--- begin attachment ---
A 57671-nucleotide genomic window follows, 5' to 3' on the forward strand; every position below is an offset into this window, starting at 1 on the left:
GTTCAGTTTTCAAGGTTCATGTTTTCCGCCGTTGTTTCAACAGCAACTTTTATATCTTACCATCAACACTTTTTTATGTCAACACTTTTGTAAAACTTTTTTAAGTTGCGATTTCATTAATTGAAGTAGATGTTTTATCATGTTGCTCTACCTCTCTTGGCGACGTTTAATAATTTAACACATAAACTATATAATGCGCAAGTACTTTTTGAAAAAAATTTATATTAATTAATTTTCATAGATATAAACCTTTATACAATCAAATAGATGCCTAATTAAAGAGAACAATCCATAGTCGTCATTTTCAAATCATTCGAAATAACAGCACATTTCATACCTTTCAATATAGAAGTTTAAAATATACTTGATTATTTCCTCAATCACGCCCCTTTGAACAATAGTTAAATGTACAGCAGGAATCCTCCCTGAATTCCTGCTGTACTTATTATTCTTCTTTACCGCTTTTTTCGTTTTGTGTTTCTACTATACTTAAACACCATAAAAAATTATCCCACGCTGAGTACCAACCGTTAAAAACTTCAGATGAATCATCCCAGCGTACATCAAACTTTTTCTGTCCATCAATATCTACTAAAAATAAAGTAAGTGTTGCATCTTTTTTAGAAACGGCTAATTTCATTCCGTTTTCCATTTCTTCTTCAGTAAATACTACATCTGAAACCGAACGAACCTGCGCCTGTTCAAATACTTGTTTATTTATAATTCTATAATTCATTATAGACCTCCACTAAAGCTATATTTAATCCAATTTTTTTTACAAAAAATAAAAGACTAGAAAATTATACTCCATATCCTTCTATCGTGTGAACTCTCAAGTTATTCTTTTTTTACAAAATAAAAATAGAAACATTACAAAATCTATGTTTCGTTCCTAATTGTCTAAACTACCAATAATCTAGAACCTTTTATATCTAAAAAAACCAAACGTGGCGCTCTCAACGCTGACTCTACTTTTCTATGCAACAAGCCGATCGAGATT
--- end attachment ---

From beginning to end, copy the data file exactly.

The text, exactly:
A 57671-nucleotide genomic window follows, 5' to 3' on the forward strand; every position below is an offset into this window, starting at 1 on the left:
GTTCAGTTTTCAAGGTTCATGTTTTCCGCCGTTGTTTCAACAGCAACTTTTATATCTTACCATCAACACTTTTTTATGTCAACACTTTTGTAAAACTTTTTTAAGTTGCGATTTCATTAATTGAAGTAGATGTTTTATCATGTTGCTCTACCTCTCTTGGCGACGTTTAATAATTTAACACATAAACTATATAATGCGCAAGTACTTTTTGAAAAAAATTTATATTAATTAATTTTCATAGATATAAACCTTTATACAATCAAATAGATGCCTAATTAAAGAGAACAATCCATAGTCGTCATTTTCAAATCATTCGAAATAACAGCACATTTCATACCTTTCAATATAGAAGTTTAAAATATACTTGATTATTTCCTCAATCACGCCCCTTTGAACAATAGTTAAATGTACAGCAGGAATCCTCCCTGAATTCCTGCTGTACTTATTATTCTTCTTTACCGCTTTTTTCGTTTTGTGTTTCTACTATACTTAAACACCATAAAAAATTATCCCACGCTGAGTACCAACCGTTAAAAACTTCAGATGAATCATCCCAGCGTACATCAAACTTTTTCTGTCCATCAATATCTACTAAAAATAAAGTAAGTGTTGCATCTTTTTTAGAAACGGCTAATTTCATTCCGTTTTCCATTTCTTCTTCAGTAAATACTACATCTGAAACCGAACGAACCTGCGCCTGTTCAAATACTTGTTTATTTATAATTCTATAATTCATTATAGACCTCCACTAAAGCTATATTTAATCCAATTTTTTTTACAAAAAATAAAAGACTAGAAAATTATACTCCATATCCTTCTATCGTGTGAACTCTCAAGTTATTCTTTTTTTACAAAATAAAAATAGAAACATTACAAAATCTATGTTTCGTTCCTAATTGTCTAAACTACCAATAATCTAGAACCTTTTATATCTAAAAAAACCAAACGTGGCGCTCTCAACGCTGACTCTACTTTTCTATGCAACAAGCCGATCGAGATT